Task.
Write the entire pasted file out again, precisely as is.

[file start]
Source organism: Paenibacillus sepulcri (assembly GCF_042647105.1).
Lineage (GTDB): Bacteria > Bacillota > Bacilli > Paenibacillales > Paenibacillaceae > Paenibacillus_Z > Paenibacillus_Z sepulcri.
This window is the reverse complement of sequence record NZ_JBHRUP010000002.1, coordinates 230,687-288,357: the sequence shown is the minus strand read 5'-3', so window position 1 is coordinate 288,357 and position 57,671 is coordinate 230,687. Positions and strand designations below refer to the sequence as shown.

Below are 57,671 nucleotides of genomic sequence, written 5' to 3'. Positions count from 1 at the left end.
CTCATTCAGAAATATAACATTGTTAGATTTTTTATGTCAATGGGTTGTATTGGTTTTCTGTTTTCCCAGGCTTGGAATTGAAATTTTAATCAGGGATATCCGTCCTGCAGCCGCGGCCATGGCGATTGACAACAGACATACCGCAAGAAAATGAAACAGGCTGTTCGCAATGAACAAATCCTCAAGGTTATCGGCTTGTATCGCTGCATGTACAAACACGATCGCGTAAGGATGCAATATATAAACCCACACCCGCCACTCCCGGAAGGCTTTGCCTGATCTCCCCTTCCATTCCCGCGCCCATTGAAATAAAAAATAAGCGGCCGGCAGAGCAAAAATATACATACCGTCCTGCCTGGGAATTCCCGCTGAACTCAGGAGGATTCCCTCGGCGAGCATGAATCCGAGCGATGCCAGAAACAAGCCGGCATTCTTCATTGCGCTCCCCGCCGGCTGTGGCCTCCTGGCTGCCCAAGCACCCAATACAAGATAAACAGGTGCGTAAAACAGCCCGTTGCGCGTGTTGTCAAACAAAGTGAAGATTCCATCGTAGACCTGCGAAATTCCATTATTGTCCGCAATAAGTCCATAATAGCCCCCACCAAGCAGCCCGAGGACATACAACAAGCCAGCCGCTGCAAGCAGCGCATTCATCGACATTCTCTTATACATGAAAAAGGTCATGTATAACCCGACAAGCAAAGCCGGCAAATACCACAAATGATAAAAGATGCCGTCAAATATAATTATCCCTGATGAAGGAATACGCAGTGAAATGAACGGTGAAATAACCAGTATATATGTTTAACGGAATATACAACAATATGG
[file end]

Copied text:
Source organism: Paenibacillus sepulcri (assembly GCF_042647105.1).
Lineage (GTDB): Bacteria > Bacillota > Bacilli > Paenibacillales > Paenibacillaceae > Paenibacillus_Z > Paenibacillus_Z sepulcri.
This window is the reverse complement of sequence record NZ_JBHRUP010000002.1, coordinates 230,687-288,357: the sequence shown is the minus strand read 5'-3', so window position 1 is coordinate 288,357 and position 57,671 is coordinate 230,687. Positions and strand designations below refer to the sequence as shown.

Below are 57,671 nucleotides of genomic sequence, written 5' to 3'. Positions count from 1 at the left end.
CTCATTCAGAAATATAACATTGTTAGATTTTTTATGTCAATGGGTTGTATTGGTTTTCTGTTTTCCCAGGCTTGGAATTGAAATTTTAATCAGGGATATCCGTCCTGCAGCCGCGGCCATGGCGATTGACAACAGACATACCGCAAGAAAATGAAACAGGCTGTTCGCAATGAACAAATCCTCAAGGTTATCGGCTTGTATCGCTGCATGTACAAACACGATCGCGTAAGGATGCAATATATAAACCCACACCCGCCACTCCCGGAAGGCTTTGCCTGATCTCCCCTTCCATTCCCGCGCCCATTGAAATAAAAAATAAGCGGCCGGCAGAGCAAAAATATACATACCGTCCTGCCTGGGAATTCCCGCTGAACTCAGGAGGATTCCCTCGGCGAGCATGAATCCGAGCGATGCCAGAAACAAGCCGGCATTCTTCATTGCGCTCCCCGCCGGCTGTGGCCTCCTGGCTGCCCAAGCACCCAATACAAGATAAACAGGTGCGTAAAACAGCCCGTTGCGCGTGTTGTCAAACAAAGTGAAGATTCCATCGTAGACCTGCGAAATTCCATTATTGTCCGCAATAAGTCCATAATAGCCCCCACCAAGCAGCCCGAGGACATACAACAAGCCAGCCGCTGCAAGCAGCGCATTCATCGACATTCTCTTATACATGAAAAAGGTCATGTATAACCCGACAAGCAAAGCCGGCAAATACCACAAATGATAAAAGATGCCGTCAAATATAATTATCCCTGATGAAGGAATACGCAGTGAAATGAACGGTGAAATAACCAGTATATATGTTTAACGGAATATACAACAATATGG